The Future of Media: Like Fred Wilson Said

by Marianne Richmond on January 6, 2008

Fred Wilson shared some observations on his blog today about his teenage kids and the future of media in light of a Goldman Sachs research report.

Other than the fact that his children read books outside of school and mine don’t, his observations are in line with my own. Yes, a small sample size, but nonetheless, the consistency between the media behavior of his kids and my kids is pretty amazing. Besides books,

.TV on DVD

. Games

. Internet

. IPod not radio in the car; music is online.

. Magazines not newspapers

The almost single minded devotion to gaming is old news at my house, especially with my 15 year old. I have no doubt that if the ship was going down he would not count his PS3 as excess baggage to be thrown overboard but would consider it life sustaining.

What is relatively new and something I find kind of surprising here is the purchasing of TV shows on DVD (Fred’s #1) . If we count time in requested Christmas presents (well, it is that time of year), it seems to me that it was two Christmases ago that my now 17 year old son was interested in Jerry Seinfeld DVDs.

I found his fondness for Seinfeld curious but did not regard it as a media trend. Just something we could enjoy watching together. However, over the next 18 months I did begin to observe a trend….boxed sets of TV shows not only being purchased but being borrowed and loaned out to classmates. Last year, Steve Gillmor pronounced that TV was dead.

Is it? Or just being consumed differently? Darren Herman notes that content consumption has become device agnostic. He writes, “Television is evolving into people’s lifestyles contrary to when people had to create their lifestyle around television.” TV content is not dead.

Fred is writing from an investment perspective and because I have 2 teenage sons, I can’t afford an investment perspective; but from my advertising/media perspective which is what supports their consumption diet, last years media consumption diet meme initiated by Jeremiah seemed to confirm the death of TV, at least amongst the early adopters.

Chris Saad confessed to being a TV junkie but said he didn’t inhale in the traditional manner.

Peter Kim noted that the early adopters were engaging mostly with media without advertising, “an inverse relationship to the amount of advertising money being spent therein. In other words, they’re spending the most time where the least amount of advertising dollars are focused….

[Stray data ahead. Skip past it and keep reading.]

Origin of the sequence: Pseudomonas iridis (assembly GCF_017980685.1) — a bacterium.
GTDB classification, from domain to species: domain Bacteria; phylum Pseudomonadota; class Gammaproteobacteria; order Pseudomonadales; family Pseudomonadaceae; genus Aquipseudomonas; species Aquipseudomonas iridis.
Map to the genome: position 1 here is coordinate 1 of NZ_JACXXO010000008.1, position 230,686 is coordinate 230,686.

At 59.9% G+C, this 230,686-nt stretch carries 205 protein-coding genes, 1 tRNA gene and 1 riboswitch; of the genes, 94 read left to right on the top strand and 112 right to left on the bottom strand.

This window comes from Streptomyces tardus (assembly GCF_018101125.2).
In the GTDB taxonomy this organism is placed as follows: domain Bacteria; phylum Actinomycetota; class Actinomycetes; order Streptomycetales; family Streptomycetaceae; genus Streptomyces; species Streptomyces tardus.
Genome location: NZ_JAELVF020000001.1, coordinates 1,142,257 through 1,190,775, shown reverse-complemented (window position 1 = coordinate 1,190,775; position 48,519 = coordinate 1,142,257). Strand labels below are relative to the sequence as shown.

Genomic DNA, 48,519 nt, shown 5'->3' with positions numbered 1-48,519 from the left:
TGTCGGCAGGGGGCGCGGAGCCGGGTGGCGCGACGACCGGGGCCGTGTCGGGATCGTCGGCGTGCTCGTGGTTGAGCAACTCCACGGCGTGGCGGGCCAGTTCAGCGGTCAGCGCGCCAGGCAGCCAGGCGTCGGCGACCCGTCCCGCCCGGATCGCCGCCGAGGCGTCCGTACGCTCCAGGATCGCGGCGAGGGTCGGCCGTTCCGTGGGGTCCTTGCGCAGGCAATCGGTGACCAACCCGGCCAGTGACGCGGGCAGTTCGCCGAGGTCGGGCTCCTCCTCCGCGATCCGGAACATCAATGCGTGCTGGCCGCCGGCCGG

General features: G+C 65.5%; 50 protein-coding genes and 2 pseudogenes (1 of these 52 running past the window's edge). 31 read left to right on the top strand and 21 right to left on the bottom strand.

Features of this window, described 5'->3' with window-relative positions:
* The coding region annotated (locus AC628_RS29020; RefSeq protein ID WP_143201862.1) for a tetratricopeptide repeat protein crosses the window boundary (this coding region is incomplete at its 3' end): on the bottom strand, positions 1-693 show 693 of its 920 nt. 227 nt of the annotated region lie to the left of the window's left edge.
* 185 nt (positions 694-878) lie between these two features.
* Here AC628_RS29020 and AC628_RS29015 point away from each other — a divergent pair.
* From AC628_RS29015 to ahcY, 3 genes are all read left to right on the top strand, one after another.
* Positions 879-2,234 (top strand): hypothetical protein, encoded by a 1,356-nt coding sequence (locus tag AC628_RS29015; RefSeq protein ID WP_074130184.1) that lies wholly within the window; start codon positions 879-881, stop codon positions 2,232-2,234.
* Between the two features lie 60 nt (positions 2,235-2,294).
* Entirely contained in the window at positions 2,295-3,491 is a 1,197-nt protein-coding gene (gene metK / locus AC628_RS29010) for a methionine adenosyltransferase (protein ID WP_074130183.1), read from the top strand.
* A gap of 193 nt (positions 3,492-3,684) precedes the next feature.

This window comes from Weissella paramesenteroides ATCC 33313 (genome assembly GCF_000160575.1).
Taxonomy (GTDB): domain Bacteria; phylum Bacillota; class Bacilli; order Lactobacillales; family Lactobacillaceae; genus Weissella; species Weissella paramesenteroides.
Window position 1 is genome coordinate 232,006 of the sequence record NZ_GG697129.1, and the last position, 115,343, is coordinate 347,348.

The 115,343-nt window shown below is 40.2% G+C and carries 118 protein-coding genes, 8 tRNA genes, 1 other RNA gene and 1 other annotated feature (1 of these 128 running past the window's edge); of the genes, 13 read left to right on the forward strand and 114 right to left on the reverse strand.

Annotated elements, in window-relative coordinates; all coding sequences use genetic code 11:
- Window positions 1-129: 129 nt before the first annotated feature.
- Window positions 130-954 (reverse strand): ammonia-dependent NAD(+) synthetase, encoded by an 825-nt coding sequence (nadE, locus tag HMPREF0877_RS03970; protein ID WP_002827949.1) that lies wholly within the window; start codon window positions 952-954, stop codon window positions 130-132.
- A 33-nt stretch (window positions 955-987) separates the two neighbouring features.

Of course this is bad news for advertisers and no doubt this relationship is a future trend.

This year as TV moves to the web and “web video” replaces “plastics” as synonymous for the future, there may be something in those teenage TV shows on DVD purchases. We finally have DVR and it looks like what is being recorded is about 1/3 sports, 1/3 movies and 1/3 TV. But when they want it bad and it bigger chunks, they have boxed sets for The Office, Seinfeld, Arrested Development, SNL and I am not sure what else.

Yes, they know its available online, but they prefer the comfort of the sofa, that big screen and maybe even a respite from online.

Maybe, a year later, we should update the media consumption diet meme .

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{ 3 comments… read them below or add one }

steven mandzik January 6, 2008 at 11:34 pm

Great post. I have to say, as an early adopter, I agree. The digital divide is slowly closing and its next targets are tv, movies, and newspapers.

On the tv/movie side, I am having a blast. Netflix offers instant viewing and hulu’s content is growing so fast. Did you see their full length embeddable movies?

All I need now is a dedicated media pc, so i can watch the internet on my tv…

Jeremiah Owyang January 7, 2008 at 7:36 am

At CES this year, (i’m hearing on the news) folks are talking about how the internet can stream all the shows we want, no more reliance on TV.

J. Jeffryes January 7, 2008 at 4:00 pm

I watched the first season of Battlestar Galactica on DVD. The second season I bought through iTunes. Then I tried watching the third on TV.

The experience of watching a show I loved on TV was so terrible compared to watching it on DVD or iTunes that I was almost willing to wait another year to watch it properly. Once Apple (or whoever) works things out so we can download shows in HD directly to our computers, the TVs in my house will not longer be connected to cable, they’ll be plugged into computers and we’ll never bother watching anything any other way.

Advertising is over. It was over 4 years ago. There’s just so much money floating around in marketing budgets that the corpse is still flopping around with a semblance of life. Marketing will always exist, but successful companies are moving their money into more effective ways to directly engage with consumers, something television cannot do.

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